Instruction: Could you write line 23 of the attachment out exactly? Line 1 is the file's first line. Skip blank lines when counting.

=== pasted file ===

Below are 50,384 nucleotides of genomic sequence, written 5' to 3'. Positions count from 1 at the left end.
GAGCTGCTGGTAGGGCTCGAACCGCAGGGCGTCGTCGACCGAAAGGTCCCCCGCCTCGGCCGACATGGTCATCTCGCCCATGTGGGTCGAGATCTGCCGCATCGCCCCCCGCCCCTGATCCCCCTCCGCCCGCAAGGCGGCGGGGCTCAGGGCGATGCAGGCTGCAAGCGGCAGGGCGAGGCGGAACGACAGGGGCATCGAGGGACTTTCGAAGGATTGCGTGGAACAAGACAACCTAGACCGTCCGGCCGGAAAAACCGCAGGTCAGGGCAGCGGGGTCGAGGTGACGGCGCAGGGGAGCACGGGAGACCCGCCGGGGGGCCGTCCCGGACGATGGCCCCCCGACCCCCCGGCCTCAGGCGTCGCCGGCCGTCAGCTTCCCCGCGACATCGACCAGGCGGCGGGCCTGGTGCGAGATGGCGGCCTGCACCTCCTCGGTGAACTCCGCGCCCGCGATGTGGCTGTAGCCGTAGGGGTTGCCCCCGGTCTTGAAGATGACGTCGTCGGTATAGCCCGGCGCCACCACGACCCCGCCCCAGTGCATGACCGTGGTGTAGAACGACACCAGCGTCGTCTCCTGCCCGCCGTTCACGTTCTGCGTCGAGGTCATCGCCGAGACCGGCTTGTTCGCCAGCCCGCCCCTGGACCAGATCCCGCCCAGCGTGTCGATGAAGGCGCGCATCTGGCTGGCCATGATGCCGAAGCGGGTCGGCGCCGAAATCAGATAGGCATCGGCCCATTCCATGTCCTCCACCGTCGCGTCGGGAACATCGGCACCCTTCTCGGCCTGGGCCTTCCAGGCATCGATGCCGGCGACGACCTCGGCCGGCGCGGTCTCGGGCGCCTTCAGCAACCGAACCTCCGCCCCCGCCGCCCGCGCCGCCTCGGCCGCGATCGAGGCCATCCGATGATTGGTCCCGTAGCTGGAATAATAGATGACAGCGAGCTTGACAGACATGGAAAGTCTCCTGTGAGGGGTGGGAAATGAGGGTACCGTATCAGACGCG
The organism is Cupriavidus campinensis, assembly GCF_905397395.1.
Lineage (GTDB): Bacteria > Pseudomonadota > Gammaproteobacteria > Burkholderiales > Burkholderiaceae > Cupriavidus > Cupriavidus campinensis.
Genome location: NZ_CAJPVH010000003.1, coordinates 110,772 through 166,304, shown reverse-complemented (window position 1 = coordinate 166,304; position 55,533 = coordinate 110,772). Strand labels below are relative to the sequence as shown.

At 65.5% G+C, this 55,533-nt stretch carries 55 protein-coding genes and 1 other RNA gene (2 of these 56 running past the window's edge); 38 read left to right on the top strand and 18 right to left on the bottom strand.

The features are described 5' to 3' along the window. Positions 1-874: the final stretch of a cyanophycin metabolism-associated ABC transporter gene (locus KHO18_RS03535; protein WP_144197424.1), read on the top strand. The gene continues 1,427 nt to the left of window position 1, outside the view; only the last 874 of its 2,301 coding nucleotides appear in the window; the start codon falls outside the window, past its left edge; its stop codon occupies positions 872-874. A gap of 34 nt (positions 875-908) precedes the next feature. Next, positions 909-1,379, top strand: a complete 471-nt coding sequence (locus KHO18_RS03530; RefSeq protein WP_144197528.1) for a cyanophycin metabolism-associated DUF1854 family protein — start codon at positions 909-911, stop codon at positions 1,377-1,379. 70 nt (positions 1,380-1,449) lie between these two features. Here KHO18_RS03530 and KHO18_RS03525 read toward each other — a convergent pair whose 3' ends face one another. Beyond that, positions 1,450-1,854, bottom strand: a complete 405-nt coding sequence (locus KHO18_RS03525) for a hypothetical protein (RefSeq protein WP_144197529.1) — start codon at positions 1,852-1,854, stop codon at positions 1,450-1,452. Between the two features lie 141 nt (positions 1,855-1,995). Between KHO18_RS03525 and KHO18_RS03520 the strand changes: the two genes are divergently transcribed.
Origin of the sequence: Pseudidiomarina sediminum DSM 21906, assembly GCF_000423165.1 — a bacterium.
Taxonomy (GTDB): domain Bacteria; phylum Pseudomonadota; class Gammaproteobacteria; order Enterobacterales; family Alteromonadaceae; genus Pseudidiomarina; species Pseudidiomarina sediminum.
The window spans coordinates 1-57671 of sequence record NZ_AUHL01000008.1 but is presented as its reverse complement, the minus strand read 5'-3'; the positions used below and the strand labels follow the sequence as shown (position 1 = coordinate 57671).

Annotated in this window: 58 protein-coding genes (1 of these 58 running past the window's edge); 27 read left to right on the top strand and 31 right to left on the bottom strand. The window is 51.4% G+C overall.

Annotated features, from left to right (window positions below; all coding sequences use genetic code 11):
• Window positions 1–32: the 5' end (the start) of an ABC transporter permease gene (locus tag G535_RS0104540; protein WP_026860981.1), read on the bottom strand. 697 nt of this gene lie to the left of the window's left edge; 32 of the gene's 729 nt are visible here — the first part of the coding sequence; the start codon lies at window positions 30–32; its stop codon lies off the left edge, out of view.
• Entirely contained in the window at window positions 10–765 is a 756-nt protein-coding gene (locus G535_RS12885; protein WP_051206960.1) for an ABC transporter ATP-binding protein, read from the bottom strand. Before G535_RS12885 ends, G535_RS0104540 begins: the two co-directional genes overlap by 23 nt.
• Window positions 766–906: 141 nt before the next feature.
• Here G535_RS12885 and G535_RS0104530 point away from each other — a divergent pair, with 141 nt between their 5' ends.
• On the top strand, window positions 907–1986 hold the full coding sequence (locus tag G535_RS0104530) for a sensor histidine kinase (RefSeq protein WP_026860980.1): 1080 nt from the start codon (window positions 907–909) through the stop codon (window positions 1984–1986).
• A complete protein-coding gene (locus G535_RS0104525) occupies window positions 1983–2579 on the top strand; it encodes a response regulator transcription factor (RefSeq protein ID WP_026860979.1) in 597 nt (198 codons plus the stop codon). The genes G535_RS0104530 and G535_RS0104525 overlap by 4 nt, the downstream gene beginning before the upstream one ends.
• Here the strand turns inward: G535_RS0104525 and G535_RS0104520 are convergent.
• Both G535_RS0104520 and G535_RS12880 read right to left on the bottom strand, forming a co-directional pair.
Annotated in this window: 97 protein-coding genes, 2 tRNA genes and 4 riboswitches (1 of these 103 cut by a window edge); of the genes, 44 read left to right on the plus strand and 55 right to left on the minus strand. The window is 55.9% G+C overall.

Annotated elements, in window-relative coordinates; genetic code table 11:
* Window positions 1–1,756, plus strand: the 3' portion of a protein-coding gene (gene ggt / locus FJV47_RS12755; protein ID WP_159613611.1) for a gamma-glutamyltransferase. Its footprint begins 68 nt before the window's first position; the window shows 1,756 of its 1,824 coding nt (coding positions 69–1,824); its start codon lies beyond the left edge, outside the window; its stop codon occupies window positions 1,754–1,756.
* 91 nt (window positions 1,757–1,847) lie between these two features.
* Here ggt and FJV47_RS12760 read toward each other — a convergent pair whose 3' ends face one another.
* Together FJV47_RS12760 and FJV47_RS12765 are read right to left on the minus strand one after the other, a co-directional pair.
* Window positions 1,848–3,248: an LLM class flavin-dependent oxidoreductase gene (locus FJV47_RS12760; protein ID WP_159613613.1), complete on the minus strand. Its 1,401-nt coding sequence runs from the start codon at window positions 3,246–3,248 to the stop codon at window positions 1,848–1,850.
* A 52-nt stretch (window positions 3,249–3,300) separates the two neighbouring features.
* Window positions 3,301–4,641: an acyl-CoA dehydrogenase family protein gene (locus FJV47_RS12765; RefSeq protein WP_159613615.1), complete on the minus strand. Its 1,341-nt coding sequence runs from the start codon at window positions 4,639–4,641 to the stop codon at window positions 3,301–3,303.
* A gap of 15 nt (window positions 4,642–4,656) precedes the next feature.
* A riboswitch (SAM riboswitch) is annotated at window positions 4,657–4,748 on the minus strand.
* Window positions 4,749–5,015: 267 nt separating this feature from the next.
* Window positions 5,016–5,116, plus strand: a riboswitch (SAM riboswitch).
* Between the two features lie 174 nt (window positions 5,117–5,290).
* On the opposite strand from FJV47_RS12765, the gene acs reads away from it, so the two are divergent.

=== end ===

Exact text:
* Window positions 1–1,756, plus strand: the 3' portion of a protein-coding gene (gene ggt / locus FJV47_RS12755; protein ID WP_159613611.1) for a gamma-glutamyltransferase. Its footprint begins 68 nt before the window's first position; the window shows 1,756 of its 1,824 coding nt (coding positions 69–1,824); its start codon lies beyond the left edge, outside the window; its stop codon occupies window positions 1,754–1,756.